Save water-damaged electronics as you travel

As the near-frozen rain comes down in the strong stormy, blowing air here in Tzfat, Israel, I am reminded to share an important tip about keeping your electronics dry.

Rainy Rijeka Croatia

Rainy Rijeka Croatia

I never told you about a moisture episode I had back in Croatia. It rained the day I arrived in Croatia and parts of many days to follow.

Happily, on that first wet evening, I’d met these two nice guys who had rented a car and let me join them so I got to enjoy a warm, dry car, good company, and the flexibility of seeing much more than trains and buses permit.


An oddly acting Android

As we enjoyed the drive to Plitvice National Park, my travel companion was not enjoying trying to navigate. His Android tablet was acting oddly. As my go-to dry-out solution, my Bheestie (bee stee) Bag, is just iPhone-sized, I created the next best solution for him.

I placed some of the packets of silica gel I’m in the habit of keeping in a bag that seals to protect it from water — and passed it to him, asking him to seal his tablet inside. He resisted, saying it wasn’t wet and hadn’t gotten wet. But I explained about humidity and the rain all around us so he agreed to try my experiment. He was happily using the tablet again the next day. Over the next wet days, he kept returning his tablet to this bag and it kept functioning.

Moisture can stop electronics from working.

Yep, electronics don’t need to get wet to be adversely affected.
Just the moisture in the air can stop electronics from working properly.
It’s actually a good idea to put your electronics into a moisture absorbing bag every night or so to get the moisture out. This will prevent long-term damage.

Another water story: fully drenched iPod Touch

I had another water story earlier in my travels — before I knew about or had a Bheestie Bag. A friend took an iPod Touch on a river tubing trip out of Santa Fe, Panama and although, in a water tight bag, she hadn’t sealed the bag properly. That bag and iPod Touch dragged behind her tube for a couple of hours. When she told me about it after the trip, I found a plastic bag or tub and some uncooked rice. (It was a fresh water river, not salt.) The next day I turned it on but it still wasn’t working. As I moved on the next day, I felt horrible. (It was my water tight bag and I should have sealed it for her.)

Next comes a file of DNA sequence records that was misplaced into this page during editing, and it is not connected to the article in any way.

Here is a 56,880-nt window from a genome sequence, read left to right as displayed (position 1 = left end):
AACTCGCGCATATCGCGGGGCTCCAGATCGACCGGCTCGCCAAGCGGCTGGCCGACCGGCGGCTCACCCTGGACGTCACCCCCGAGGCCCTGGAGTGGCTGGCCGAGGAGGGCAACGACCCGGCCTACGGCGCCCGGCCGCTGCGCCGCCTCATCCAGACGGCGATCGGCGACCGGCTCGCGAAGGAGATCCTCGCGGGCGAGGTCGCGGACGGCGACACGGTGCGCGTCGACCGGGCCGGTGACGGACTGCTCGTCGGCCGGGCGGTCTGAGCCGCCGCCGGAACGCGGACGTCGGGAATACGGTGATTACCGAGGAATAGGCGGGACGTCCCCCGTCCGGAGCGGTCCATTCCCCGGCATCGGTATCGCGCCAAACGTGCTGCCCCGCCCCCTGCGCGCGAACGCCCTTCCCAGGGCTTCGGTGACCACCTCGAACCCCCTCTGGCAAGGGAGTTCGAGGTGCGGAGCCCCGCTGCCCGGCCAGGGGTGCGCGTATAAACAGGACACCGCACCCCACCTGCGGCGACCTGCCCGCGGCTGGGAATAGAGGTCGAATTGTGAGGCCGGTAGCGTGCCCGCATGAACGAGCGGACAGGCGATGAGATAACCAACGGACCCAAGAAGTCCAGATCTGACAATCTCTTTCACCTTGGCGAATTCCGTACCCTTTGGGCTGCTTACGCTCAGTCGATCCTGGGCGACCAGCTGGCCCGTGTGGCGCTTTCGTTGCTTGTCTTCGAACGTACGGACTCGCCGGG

I planned to send her some money to cover a new iPod Touch as soon as I was back in the states and could do so. But to my surprise, before I had that opportunity, I received an email from her — and it contained photos of us from the tubing trip. But how? Those photos were on the iPod. It turns out that she did as I said and kept that iPod in rice until it worked again. Three weeks! Three weeks is a pretty long time, but the rice did the job.

NOTE: before putting your device into rice, wrap it in something so the rice won’t get stuck in its ports. A coffee filter can do the job.

The best solution for water-logged electronics

I actually carry a Bheestie (bee stee) Bag 
(in 2017 website now seems gone) for serious drying out and highly recommend everyone travel with one. Always looking to keep my backpack’s weight down, I elected to bring only a smartphone-sized Bheestie Bag. After the experiences, being able to help friends, and there have been others, I am rethinking that size issue.

About the Bheestie (bee stee) Bag

bheestie-bagsAs you learn here, the packets of silica did the trick and so did uncooked rice. So why do I want a Bheestie Bag?

  • I choose a Bheestie Bag because it is 7x faster than rice. I haven’t tossed my iPhone into water to test that, but I trust them on this.
  • Bheestie Bags come with small sealed packets of blue beads that do the drying out.  Those beads change to a gray color to indicate that it is time to replace them.
  • It’s easy to keep a flat foil Bheestie Bag, beads sealed within, in my backpack. There may happen to be rice at a hostel, or in a local supermarket if one is open at the time, or I may talk a hotel restaurant chef into giving you some rice, and may find a sealable plastic bag or hard container — but that’s a lot more work than pulling out my Bheestie Bag.

There is an entire line of sizes and products to choose from, but the important thing is that all of them will dry out your electronics.

I encourage you to have a look at this excellent product at And to bear in mind that it’s handy for travelers — but excellent for everyone.

Truth is, at the time I met Bheestie, their largest bag was for a tablet. If one had fit my laptop, I’d have selected that size to carry on my trip. They now have one for laptops! Look for the 56g product if you want it for larger sized items.

Spring 2017 Update:

For a month or two, their website has not loaded. I am unsure whether they are still in business.

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